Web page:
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Tuesday, March 20, 2012
Updated: March 21, 3:44 PM ET
Mavericks' win streak will be tested

By Jeff Caplan

Winning streaks, losing skids, blowouts, blown leads and bone-tired bodies come and go in this lockout-shortened season as quickly as the Dallas Mavericks' alter personalities.

So the Western Conference standings you see today might not be the playoff seedings you get some five weeks from now, no matter how juicy today's pairing might be.

Dirk Nowitzki has averaged 28.5 points, 6.8 rebounds and 4.5 assists during the Mavericks' four-game win streak.

Tonight is Game No. 48 of 66 for the Mavs (27-20) in this dress rehearsal run-up to the real season -- as Jason Kidd has come to describe the march toward the playoffs -- features Kobe Bryant and the semi-new-look Los Angeles Lakers (28-17) in town with the current standings hinting at a best-of-seven first-round matchup for the contenders and the champs, teams whose labels are typically the other way around.

A semifinal matchup last season that took 23 years to materialize and ended in a stunning Mavs' sweep is now on track for a sudden rematch.

Just a week ago, this third of four regular-season matchups would have looked like a mismatch favoring L.A. But coming out of their worst funk of the season, a 2-7 record during a stretch of nine games in 12 nights, the Mavs have won four in a row with their most focused and inspired offensive performances of the season.

Regardless of injuries to key players, Dallas' offense has averaged 106.5 points during its third-longest win streak of the season, which comes on the heels of the height of its dysfunction.

Perhaps in this odd season in which reading too deeply into stats or relying on logic can be misleading, it makes sense that the Mavs have looked their sharpest under pressure and against the best competition, while scraping bottom against the worst.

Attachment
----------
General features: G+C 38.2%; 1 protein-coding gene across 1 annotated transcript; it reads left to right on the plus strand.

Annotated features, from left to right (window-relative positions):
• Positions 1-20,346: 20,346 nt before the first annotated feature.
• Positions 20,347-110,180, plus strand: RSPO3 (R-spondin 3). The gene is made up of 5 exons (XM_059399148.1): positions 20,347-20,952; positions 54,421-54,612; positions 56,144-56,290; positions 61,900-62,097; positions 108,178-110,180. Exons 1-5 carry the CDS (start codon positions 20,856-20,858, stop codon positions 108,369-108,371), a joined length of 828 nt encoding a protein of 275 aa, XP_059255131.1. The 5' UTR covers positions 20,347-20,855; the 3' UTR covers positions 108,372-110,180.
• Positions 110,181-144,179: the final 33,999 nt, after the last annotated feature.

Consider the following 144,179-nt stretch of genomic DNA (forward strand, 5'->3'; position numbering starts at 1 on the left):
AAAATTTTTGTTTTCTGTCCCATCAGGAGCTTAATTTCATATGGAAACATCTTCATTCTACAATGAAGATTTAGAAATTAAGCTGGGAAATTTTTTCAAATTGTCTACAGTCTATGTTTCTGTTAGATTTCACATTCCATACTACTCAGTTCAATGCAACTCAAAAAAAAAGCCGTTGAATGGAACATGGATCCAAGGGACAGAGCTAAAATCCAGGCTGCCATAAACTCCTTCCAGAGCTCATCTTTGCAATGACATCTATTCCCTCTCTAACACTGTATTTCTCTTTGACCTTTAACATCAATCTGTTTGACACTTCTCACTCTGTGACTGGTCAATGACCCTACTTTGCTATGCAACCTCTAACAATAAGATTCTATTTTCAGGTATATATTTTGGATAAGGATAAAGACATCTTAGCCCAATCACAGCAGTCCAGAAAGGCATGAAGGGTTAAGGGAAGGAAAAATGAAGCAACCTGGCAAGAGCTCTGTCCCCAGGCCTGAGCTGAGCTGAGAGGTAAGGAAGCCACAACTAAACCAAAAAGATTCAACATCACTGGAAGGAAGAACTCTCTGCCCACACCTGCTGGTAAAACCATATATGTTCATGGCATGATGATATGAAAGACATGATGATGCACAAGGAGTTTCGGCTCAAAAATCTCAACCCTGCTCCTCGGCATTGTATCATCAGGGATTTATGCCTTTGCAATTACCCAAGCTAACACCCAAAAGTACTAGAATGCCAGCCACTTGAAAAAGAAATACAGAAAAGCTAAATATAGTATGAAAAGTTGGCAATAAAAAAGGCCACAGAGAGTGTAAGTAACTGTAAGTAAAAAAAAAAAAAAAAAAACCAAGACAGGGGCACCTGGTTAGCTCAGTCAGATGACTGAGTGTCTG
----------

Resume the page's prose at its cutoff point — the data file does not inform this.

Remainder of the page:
"When you're in a slump, you feel like you'll never win again and everything is going against you," Dirk Nowitzki said. "When you're playing well, you have to milk it. Right now, even with [Delonte West] and [Brendan Haywood] and [Shawn Marion] out, we still have good rotation and the guys are really playing well."

These past two victories, against San Antonio and Denver, started a 10-game stretch against teams occupying playoff spots. The preceding nine-game stretch out of the All-Star break offered seven teams out of the playoff mix, and the Mavs lost to five. In the nine games leading up to the All-Star break, Dallas won six against winning clubs.

"We've hit a strong stretch here," Mavs coach Rick Carlisle said. "There's no time to exhale during this stretch. The way this season is, you can't get too high or too low. You have to be on an even keel and you have to keep preaching your strengths."

Which, leading up to the All-Star break, was a top-five defense in points allowed and field-goal percentage. Since, the Mavs have experienced some slippage that dropped them from No. 1 in field-goal percentage defense to No. 6.

But some slippage is passable, perhaps even plausible, when paired with an offense that flows and puts the ball in the basket without disturbingly long scoring droughts. Contributions on this win streak have been numerous, from Brandan Wright's return from a concussion to score 15 points at Denver to Rodrigue Beaubois' confidence-instilling performances to Vince Carter seemingly continuously fighting off Father Time, bro.

The formula of late has followed championship form: Jason Kidd creating with few turnovers and knocking down the must-have 3-point shot, multiple scorers stepping up on different nights and all surrounding the lead horse in Nowitzki. He is averaging 28.5 points, 6.8 rebounds and 4.5 assists in the past four wins, and had six assists in the first half against the Nuggets alone.

"They were doubling the post, so we passed it out, made shots," Nowitzki said. "It's a fun way to play. Everybody touches it and that's how we were successful as a team."

In the past four games, Nowitzki has 18 assists. He had 16 in the previous 13 games.

"That's a testament to his willingness to win and that's what it's all about right now, him making the right play," Carter said. "And we're making plays for him to make things easier for him and each other."

Who knows if this current brand of basketball is gearing up for a charge down the stretch run or if it's just another blip in a season full of them?

The challenges will be stiff and swift with the Lakers up next, another battle with the Spurs on Friday and then the first of two starting Saturday against a season-long overachieving Houston Rockets team that is desperately clinging to the final playoff spot.

"The game is going to get harder and harder," Carlisle said. "We've got our work cut out."